# CHAPTER 7 Ratio and Proportion Slide 2Copyright 2012, 2008, 2004, 2000 Pearson Education, Inc. 7.1Introduction to Ratios 7.2Rates and Unit Prices 7.3Proportions.

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CHAPTER 7 Ratio and Proportion Slide 2Copyright 2012, 2008, 2004, 2000 Pearson Education, Inc. 7.1Introduction to Ratios 7.2Rates and Unit Prices 7.3Proportions 7.4Applications of Proportions 7.5Geometric Applications

OBJECTIVES 7.5 Geometric Applications Slide 3Copyright 2012, 2008, 2004, 2000 Pearson Education, Inc. aFind lengths of sides of similar triangles using proportions. bUse proportions to find lengths in pairs of figures that differ only in size.

7.5 Geometric Applications a Find lengths of sides of similar triangles using proportions. Slide 4Copyright 2012, 2008, 2004, 2000 Pearson Education, Inc. Look at the pair of triangles.

7.5 Geometric Applications a Find lengths of sides of similar triangles using proportions. Slide 5Copyright 2012, 2008, 2004, 2000 Pearson Education, Inc. They appear to have the same shape, but their sizes are different. These are examples of similar triangles. You can imagine using a magnifying glass to enlarge the smaller triangle and get the larger. This process works because the corresponding sides of each triangle have the same ratio. That is, the following proportion is true.

7.5 Geometric Applications SIMILAR TRIANGLES Slide 6Copyright 2012, 2008, 2004, 2000 Pearson Education, Inc. Similar triangles have the same shape. The lengths of their corresponding sides have the same ratio—that is, they are proportional.

EXAMPLE 7.5 Geometric Applications a Find lengths of sides of similar triangles using proportions. 1 Slide 7Copyright 2012, 2008, 2004, 2000 Pearson Education, Inc. The triangles below are similar triangles. Find the missing length x.

EXAMPLE 7.5 Geometric Applications a Find lengths of sides of similar triangles using proportions. 1 Slide 8Copyright 2012, 2008, 2004, 2000 Pearson Education, Inc. The ratio of x to 9 is the same as the ratio of 24 to 8 or 21 to 7. We get the proportions

EXAMPLE 7.5 Geometric Applications a Find lengths of sides of similar triangles using proportions. 1 Slide 9Copyright 2012, 2008, 2004, 2000 Pearson Education, Inc. We can solve either one of these proportions. We use the first one: The missing length x is 27. Other proportions could also be used.

7.5 Geometric Applications a Find lengths of sides of similar triangles using proportions. Slide 10Copyright 2012, 2008, 2004, 2000 Pearson Education, Inc. Similar triangles and proportions can often be used to find lengths that would ordinarily be difficult to measure. For example, we could find the height of a flagpole without climbing it or the distance across a river without crossing it.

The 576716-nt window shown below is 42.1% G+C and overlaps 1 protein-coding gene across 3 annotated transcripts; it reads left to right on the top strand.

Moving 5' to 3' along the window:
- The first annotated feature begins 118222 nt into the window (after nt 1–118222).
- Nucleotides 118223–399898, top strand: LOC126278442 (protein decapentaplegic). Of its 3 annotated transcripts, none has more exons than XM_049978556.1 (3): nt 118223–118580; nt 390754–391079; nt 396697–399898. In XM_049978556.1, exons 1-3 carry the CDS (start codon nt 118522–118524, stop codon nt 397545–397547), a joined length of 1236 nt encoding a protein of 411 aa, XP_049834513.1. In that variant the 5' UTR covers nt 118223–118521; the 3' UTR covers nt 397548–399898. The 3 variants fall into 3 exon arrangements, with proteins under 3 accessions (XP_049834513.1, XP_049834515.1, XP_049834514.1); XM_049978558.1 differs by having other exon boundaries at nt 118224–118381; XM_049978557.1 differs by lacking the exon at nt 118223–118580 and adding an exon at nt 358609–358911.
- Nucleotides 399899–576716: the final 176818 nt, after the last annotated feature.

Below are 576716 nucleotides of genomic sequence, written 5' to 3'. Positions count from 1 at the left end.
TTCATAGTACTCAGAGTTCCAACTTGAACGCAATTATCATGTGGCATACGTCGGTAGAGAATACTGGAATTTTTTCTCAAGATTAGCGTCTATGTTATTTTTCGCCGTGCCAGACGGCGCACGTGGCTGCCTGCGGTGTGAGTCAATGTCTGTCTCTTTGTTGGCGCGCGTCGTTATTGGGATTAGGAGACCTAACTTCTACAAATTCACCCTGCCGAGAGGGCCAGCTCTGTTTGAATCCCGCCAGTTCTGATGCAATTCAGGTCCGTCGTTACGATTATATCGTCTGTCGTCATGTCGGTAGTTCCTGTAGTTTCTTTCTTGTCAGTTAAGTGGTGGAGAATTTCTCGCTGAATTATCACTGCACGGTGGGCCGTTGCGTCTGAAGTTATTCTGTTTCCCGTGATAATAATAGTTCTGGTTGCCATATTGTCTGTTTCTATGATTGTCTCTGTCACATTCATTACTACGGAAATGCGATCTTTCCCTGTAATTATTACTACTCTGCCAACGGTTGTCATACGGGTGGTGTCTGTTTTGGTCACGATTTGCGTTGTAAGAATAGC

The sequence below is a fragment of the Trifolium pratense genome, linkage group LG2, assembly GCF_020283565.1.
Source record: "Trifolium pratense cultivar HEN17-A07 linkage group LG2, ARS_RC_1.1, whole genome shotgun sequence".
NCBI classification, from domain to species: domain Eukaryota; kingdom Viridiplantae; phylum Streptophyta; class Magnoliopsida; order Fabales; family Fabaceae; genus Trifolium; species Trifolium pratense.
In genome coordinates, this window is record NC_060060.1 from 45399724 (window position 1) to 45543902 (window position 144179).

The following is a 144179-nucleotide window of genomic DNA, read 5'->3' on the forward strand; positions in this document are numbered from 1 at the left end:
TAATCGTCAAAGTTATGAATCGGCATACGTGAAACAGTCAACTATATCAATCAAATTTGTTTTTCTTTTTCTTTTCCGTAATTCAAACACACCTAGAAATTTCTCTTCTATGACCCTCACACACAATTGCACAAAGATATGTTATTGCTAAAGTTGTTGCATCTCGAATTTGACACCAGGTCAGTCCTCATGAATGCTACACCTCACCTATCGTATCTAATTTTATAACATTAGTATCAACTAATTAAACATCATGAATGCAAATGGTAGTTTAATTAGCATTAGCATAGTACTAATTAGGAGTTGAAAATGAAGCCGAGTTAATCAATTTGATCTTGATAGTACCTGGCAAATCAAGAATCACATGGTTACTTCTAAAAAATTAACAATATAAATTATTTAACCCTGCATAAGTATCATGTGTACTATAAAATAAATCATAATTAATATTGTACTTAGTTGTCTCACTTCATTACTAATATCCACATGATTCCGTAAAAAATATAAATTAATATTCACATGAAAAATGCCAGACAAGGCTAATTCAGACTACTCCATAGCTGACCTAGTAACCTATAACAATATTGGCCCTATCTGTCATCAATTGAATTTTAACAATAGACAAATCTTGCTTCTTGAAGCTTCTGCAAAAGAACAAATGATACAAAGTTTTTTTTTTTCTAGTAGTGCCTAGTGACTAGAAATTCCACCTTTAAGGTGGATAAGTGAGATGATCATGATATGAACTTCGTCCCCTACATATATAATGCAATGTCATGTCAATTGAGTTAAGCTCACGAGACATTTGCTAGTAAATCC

EXAMPLE 7.5 Geometric Applications b Use proportions to find lengths in pairs of figures that differ only in size. 2 Slide 11Copyright 2012, 2008, 2004, 2000 Pearson Education, Inc. How tall is a flagpole that casts a 56-ft shadow at the same time that a 6-ft man casts a 5-ft shadow?

EXAMPLE 7.5 Geometric Applications b Use proportions to find lengths in pairs of figures that differ only in size. 2 Slide 12Copyright 2012, 2008, 2004, 2000 Pearson Education, Inc. If we use the sun’s rays to represent the third side of the triangle in our drawing of the situation, we see that we have similar triangles. Let p = the height of the flagpole. The ratio of 6 to p is the same as the ratio of 5 to 56. Thus, we have the proportion

EXAMPLE 7.5 Geometric Applications b Use proportions to find lengths in pairs of figures that differ only in size. 2 Slide 13Copyright 2012, 2008, 2004, 2000 Pearson Education, Inc. The height of the flagpole is 67.2 ft.

7.5 Geometric Applications b Use proportions to find lengths in pairs of figures that differ only in size. Slide 14Copyright 2012, 2008, 2004, 2000 Pearson Education, Inc. When one geometric figure is a magnification of another, the figures are similar. Thus, the corresponding lengths are proportional.

EXAMPLE 7.5 Geometric Applications b Use proportions to find lengths in pairs of figures that differ only in size. 4 Slide 15Copyright 2012, 2008, 2004, 2000 Pearson Education, Inc. The sides in the photographs are proportional. Find the width of the larger photograph.

EXAMPLE 7.5 Geometric Applications b Use proportions to find lengths in pairs of figures that differ only in size. 4 Slide 16Copyright 2012, 2008, 2004, 2000 Pearson Education, Inc. We let w = the width of the photograph. Then we translate to a proportion.

EXAMPLE 7.5 Geometric Applications b Use proportions to find lengths in pairs of figures that differ only in size. 4 Slide 17Copyright 2012, 2008, 2004, 2000 Pearson Education, Inc. Thus, the width of the larger photograph is 7.5 cm.

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